Made in the USA

Over the past decade the furniture industry has undergone a quiet but revolutionary change.   More and more furniture is being made in Eastern Asia, especially China.  With even the most historical brands moving their factories to China it has become increasingly difficult to find American sources.  We have responded by seeking out small American shops that share our commitment to quality and sustainability.  Over 90% of the furniture in our showroom is made in America.  Not only can you feel good about where your furniture is produced but you will enjoy the many options available when your furniture does not arrive by shipping container.

The following are just some of the great reasons we all benefit from buying locally and domestically made products.

• Prosperity: Of every $100 spent at a locally owned business, $45 goes back into the local economy.  Only $13 of every $100 spent at a chain store stays in the community.

• Stability: Local ownership minimizes the chance that a company or business will pull up stakes and move to another town.

• Flexibility: Local business owners are generally more available to their customers and more interested in developing personal relationships, value feedback and accommodate customers’ requests.

• Diversity: Local businesses help a community retain its unique character.

• Sustainability: Spending money at a locally owned business decreases transportation costs, reduces the use of underpaid labor and rewards those who are not outsourcing jobs.

• Buy Local -- Support yourself: Several studies have shown that when you buy from an independent, locally owned business, rather than a nationally owned businesses, significantly more of your money is used to make purchases from other local businesses, service providers and farms -- continuing to strengthen the economic base of the community.

• Support community groups: Non-profit organizations receive an average 250% more support from smaller business owners than they do from large businesses.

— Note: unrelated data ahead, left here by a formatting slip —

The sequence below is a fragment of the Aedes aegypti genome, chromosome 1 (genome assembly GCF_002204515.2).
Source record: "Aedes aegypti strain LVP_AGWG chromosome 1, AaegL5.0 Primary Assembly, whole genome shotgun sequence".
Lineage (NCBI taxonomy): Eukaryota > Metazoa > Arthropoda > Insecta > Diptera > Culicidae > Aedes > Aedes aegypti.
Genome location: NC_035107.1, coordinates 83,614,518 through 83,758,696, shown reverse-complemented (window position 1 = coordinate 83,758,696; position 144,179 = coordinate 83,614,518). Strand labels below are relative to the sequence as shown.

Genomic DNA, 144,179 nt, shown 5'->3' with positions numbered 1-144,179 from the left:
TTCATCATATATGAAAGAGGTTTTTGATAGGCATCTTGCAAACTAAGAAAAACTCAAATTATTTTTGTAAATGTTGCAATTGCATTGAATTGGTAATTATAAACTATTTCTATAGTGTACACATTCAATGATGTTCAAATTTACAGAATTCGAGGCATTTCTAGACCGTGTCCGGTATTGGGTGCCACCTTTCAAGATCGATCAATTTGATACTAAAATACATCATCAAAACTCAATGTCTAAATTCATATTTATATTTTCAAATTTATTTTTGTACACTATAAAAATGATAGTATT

• Keep our community unique: Where we shop, where we eat and have fun -- all of it makes our community home. Our one-of-a-kind businesses are an integral part of the distinctive character of this place. Our tourism businesses also benefit.  “When people go on vacation they generally seek out destinations that offer them the sense of being someplace, not just anyplace.” ~ Richard Moe, President, National Historic Preservation Trust

• Reduce environmental impact: Locally owned businesses can make more local purchases requiring less transportation and generally set up shop in town or city centers as opposed to developing on the fringe. This generally means contributing less to sprawl, congestion, habitat loss and pollution.

• Create more good jobs: Small local businesses are the largest employer nationally and in our community, provide the most jobs to residents.

• Get better service: Local businesses often hire people with a better understanding of the products they are selling and take more time to get to know customers. 

• Invest in community: Local businesses are owned by people who live in this community, are less likely to leave, and are more invested in the community’s future.

• Put your taxes to good use: Local businesses in town centers require comparatively little infrastructure investment and make more efficient use of public services as compared to nationally owned stores entering the community.

• Buy what you want, not what someone wants you to buy: A marketplace of tens of thousands of small businesses is the best way to ensure innovation and low prices over the long-term.  A multitude of small businesses, each selecting products based not on a national sales plan but on their own interests and the needs of their local customers, guarantees a much broader range of product choices.

• Encourage local prosperity: A growing body of economic research shows that in an increasingly homogenized world, entrepreneurs and skilled workers are more likely to invest and settle in communities that preserve their one-of-a-kind businesses and distinctive character.